How Much Proof Do You Want?

The issue of proof is addressed here.  In the parable of the rich man and Lazarus, the rich man gets all the good things in life while Lazarus goes hungry outside the rich man's gate.  After they both die, the rich man is in torment in Hades while Lazarus is in Heaven with Abraham.  The rich man begs Abraham to send Lazarus back to warn the rich man's five brothers so they won't come to this place of torment.  Abraham refuses.
""But Abraham said, 'They have Moses and the prophets; they should listen to them.'

" 'No, father Abraham,' he said. 'But if someone from the dead goes to them, they will repent.'
"But he told him, 'If they don't listen to Moses and the prophets, they will not be persuaded if someone rises from the dead.
Luke 16: 29 - 31

If you are demanding more proof from God than He is willing to give, does that mean he doesn't exist? The issue of proof is probably one of the biggest things that divide people's viewpoints on God.

Interestingly, Christians and atheists both agree that you cannot prove that God does or doesn't exist.  So does this mean we have to make up our own minds about God purely from what is in the Bible?  Yes and no. 

On the 'yes' side, the parable above makes it clear that God isn't likely to suddenly prove anything beyond a shadow of a doubt (until the end of the world - and this will not be a time for choosing, it will be a time when our choices are laid bare for all to see).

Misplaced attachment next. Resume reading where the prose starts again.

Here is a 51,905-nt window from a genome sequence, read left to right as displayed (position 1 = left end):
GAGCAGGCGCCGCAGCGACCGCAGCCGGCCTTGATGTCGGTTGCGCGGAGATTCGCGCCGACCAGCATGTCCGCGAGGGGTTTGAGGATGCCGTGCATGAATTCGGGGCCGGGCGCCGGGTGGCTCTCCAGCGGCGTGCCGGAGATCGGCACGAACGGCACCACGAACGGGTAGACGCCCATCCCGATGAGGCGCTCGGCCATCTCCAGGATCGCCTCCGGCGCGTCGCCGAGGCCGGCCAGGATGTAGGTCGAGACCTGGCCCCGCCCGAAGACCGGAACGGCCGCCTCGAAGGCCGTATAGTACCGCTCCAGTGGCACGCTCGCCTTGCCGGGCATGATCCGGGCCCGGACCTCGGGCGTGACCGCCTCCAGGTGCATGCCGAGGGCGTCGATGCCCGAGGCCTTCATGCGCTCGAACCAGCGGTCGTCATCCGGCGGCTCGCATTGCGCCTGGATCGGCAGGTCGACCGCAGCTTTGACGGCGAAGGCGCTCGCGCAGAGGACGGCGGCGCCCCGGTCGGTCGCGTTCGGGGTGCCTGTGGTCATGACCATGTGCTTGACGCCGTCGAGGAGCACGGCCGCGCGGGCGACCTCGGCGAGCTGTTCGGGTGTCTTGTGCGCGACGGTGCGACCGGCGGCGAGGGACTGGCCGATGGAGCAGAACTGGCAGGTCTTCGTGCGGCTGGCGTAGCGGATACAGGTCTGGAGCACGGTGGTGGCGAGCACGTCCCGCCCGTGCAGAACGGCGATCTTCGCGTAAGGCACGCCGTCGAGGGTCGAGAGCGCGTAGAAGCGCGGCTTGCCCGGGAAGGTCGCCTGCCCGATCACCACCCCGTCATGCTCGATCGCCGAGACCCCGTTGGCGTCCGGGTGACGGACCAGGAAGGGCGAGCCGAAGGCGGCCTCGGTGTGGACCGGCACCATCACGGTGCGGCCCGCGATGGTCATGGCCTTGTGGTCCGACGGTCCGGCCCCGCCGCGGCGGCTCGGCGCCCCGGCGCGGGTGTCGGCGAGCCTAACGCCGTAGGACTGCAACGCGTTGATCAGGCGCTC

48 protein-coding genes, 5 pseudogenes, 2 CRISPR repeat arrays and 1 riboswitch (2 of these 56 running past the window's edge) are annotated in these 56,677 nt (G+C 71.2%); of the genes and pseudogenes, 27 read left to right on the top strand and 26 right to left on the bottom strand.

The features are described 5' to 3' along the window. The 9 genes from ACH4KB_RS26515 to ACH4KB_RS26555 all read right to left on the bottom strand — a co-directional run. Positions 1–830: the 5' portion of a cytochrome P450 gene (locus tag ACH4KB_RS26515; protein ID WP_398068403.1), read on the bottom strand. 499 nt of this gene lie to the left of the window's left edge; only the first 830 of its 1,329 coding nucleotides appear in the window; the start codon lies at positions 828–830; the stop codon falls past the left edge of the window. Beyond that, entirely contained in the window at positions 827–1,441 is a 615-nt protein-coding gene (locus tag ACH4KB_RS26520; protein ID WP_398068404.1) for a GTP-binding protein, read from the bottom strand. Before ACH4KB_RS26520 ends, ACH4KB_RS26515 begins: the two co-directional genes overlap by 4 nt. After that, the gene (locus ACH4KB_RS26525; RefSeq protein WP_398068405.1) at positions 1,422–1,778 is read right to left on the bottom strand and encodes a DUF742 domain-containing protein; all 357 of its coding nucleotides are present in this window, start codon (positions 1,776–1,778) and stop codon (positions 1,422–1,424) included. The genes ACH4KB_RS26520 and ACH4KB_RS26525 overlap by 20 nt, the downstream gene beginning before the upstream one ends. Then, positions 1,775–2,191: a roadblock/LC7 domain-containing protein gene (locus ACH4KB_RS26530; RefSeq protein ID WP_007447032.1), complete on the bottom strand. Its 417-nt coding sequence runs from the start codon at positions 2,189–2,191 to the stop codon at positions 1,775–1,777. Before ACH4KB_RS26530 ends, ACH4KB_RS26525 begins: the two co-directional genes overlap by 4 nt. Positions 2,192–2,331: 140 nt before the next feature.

On the 'no' side there is one other thing you can do - and that is to ask God.  Talk to Him.  He may choose to show Himself in some unexpected way.  Or He may not.  But He will never withhold Himself from someone who is genuinely seeking him:
 "Ask, and it will be given to you; seek, and you will find; knock, and it will be opened to you. For everyone who asks receives, and the one who seeks finds, and to the one who knocks it will be opened.
Matthew 7:6-8

But be sure you don't miss it.  Sometimes we only see what we want to see (or what we expect to see - and anything else is incorrectly deemed a failure!) A wise nun once said to our group "He may answer us, but it may not be in the way we expect."

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